I tested the Eclipse Yoke in X-Plane 10 and was extremely pleased with how it felt and operated. Once I had the input settings configured to my liking, I found that flying with the Eclipse felt very smooth and natural compared to a joystick, and with the number of controls available, I was able to map my most commonly used commands to the yoke itself meaning less time spent with my fingers on the keyboard which lends itself to a more authentic flying experience (or what I think is a more authentic flying experience; the closest I've come to piloting a real plane was sitting in the right seat of a Cessna 152 as a passenger).
The Eclipse Yoke works flawlessly in Linux (Kubuntu 11.10), but you'll probably want to use a program like QJoyPad to map the left hatswitch to keyboard inputs so you can use it for things like looking around the 3D cockpit. Without QJoyPad, the left hatswitch reports as axes instead of buttons for reasons that are complicated and boring, and you can't assign look commands to an axis in X-Plane making work-arounds pretty much mandatory. Windows doesn't require any such work-around, again for reasons that are complicated and boring.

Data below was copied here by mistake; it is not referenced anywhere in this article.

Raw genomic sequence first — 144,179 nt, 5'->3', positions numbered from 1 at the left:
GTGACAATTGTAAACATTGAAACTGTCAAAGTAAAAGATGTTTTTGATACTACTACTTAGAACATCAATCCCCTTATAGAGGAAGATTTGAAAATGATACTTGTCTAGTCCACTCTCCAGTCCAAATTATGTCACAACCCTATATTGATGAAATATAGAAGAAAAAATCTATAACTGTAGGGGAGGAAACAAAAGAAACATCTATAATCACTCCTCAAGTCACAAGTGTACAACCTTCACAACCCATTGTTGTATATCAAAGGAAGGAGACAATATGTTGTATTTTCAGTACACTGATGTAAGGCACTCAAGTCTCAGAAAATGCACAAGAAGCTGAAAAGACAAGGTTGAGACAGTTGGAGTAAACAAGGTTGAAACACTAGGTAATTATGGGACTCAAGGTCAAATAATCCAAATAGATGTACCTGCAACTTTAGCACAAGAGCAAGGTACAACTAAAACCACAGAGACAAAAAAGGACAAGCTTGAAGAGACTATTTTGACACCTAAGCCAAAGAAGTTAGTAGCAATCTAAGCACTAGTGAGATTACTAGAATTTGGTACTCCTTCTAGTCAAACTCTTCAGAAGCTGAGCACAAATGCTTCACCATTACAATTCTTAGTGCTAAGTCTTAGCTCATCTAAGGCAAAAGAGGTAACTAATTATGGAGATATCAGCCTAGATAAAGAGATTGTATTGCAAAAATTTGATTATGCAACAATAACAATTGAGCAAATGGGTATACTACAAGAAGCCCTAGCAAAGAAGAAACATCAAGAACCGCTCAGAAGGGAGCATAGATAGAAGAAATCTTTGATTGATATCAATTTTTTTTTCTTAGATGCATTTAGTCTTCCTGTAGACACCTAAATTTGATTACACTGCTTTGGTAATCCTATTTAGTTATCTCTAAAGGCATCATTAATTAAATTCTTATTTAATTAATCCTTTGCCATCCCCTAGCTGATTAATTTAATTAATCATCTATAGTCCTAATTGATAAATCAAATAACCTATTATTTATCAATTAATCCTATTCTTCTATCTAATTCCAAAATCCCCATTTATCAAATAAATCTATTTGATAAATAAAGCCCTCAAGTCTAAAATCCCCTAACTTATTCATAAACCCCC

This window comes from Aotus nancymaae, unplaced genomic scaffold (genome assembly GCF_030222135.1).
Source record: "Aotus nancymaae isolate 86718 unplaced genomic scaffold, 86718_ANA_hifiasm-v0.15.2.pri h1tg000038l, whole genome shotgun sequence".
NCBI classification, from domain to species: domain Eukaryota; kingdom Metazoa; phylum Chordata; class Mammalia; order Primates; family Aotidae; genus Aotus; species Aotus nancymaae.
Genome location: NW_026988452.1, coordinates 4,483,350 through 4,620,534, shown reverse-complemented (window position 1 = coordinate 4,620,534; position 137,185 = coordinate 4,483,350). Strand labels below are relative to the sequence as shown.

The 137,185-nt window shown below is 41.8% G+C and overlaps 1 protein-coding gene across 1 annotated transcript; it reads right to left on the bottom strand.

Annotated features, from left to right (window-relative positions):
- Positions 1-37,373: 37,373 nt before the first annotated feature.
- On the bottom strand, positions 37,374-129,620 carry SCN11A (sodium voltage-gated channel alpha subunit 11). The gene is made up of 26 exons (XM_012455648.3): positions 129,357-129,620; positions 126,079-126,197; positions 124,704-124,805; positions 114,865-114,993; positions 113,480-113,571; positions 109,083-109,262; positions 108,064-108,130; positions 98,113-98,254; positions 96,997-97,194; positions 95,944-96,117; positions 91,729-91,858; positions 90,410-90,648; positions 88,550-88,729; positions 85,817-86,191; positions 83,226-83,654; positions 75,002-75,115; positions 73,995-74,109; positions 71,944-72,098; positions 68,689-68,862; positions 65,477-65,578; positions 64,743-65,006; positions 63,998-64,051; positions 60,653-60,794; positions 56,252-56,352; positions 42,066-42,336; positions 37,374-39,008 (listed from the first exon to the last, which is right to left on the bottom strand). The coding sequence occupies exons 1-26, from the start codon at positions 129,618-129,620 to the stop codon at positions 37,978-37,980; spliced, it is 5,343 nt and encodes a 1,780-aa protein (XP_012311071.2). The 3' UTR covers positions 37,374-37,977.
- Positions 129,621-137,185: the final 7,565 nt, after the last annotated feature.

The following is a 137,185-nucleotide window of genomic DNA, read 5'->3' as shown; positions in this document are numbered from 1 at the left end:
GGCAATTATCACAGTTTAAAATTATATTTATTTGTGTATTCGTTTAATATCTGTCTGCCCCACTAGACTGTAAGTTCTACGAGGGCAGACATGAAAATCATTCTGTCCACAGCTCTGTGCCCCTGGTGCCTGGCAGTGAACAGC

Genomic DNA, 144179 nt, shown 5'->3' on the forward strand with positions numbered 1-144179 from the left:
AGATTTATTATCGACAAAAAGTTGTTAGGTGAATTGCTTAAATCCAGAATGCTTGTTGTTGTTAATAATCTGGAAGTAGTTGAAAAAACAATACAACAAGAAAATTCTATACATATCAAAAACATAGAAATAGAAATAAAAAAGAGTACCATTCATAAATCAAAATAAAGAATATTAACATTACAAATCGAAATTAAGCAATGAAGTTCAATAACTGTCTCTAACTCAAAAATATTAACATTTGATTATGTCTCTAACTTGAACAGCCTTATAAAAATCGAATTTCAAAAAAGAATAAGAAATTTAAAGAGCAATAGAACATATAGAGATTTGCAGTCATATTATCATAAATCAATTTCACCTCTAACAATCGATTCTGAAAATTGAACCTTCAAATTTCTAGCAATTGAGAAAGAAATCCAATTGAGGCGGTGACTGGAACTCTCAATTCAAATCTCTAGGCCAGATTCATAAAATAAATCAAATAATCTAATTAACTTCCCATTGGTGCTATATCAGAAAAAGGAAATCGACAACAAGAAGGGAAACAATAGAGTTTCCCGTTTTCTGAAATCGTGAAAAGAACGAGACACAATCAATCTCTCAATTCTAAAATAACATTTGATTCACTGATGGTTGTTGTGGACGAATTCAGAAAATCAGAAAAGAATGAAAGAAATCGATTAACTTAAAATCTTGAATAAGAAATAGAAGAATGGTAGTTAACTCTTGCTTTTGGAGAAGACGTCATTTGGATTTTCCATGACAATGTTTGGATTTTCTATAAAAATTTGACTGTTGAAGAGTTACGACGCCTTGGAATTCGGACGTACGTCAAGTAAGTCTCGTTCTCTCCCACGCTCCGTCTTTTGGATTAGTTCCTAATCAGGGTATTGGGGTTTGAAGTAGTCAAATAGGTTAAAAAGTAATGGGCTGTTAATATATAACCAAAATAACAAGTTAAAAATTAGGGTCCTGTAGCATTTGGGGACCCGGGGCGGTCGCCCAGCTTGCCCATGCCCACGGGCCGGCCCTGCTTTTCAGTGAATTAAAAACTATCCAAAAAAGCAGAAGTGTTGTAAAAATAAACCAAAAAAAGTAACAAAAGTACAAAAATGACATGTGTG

The center knob on the Eclipse is used by the CH software to select one of three profiles. However, without the software they're reported as regular button presses which can be assigned commands. So, for example, I have X-Plane 10 set-up so that turning the switch all the way to the left will show me the 3D cockpit view, center will give me an exterior view of my plane, and full right will put me in the nearest tower. Pretty handy, I think.
I don't have anything negative to say because, honestly, nothing came to mind while I was using the yoke. I booted up X-Plane, took to the air, and never once had to think about the controller sitting in front of me. It just works, feels great to fly with, and doesn't get in the way. I highly recommend the CH Eclipse Yoke, it's one of the best yokes you can buy without spending a small fortune.